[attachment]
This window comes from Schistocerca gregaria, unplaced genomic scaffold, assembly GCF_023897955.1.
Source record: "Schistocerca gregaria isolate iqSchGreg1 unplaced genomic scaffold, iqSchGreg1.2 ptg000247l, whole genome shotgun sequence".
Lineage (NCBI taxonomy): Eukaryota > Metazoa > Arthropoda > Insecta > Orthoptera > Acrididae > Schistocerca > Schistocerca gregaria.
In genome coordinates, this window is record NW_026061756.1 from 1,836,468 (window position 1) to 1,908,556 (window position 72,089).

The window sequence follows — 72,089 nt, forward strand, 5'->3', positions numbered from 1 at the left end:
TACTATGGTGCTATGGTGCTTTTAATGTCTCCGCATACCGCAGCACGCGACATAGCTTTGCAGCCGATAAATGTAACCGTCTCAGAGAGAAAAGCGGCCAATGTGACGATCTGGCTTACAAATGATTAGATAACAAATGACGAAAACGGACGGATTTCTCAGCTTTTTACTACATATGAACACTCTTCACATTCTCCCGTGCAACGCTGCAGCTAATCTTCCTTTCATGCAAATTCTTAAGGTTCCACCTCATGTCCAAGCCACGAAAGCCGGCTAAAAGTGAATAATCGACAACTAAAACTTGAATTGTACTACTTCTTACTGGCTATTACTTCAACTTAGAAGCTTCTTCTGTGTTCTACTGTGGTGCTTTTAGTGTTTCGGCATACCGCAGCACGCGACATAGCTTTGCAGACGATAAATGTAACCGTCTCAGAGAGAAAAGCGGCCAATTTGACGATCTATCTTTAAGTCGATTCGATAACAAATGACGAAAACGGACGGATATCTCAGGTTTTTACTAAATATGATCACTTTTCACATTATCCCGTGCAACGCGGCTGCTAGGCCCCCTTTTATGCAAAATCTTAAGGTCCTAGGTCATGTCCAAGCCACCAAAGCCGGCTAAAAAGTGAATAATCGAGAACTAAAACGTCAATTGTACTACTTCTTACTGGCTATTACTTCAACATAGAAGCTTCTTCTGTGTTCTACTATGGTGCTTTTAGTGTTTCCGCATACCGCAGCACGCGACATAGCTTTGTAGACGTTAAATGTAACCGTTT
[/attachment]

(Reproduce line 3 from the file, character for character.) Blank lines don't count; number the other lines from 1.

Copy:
Lineage (NCBI taxonomy): Eukaryota > Metazoa > Arthropoda > Insecta > Orthoptera > Acrididae > Schistocerca > Schistocerca gregaria.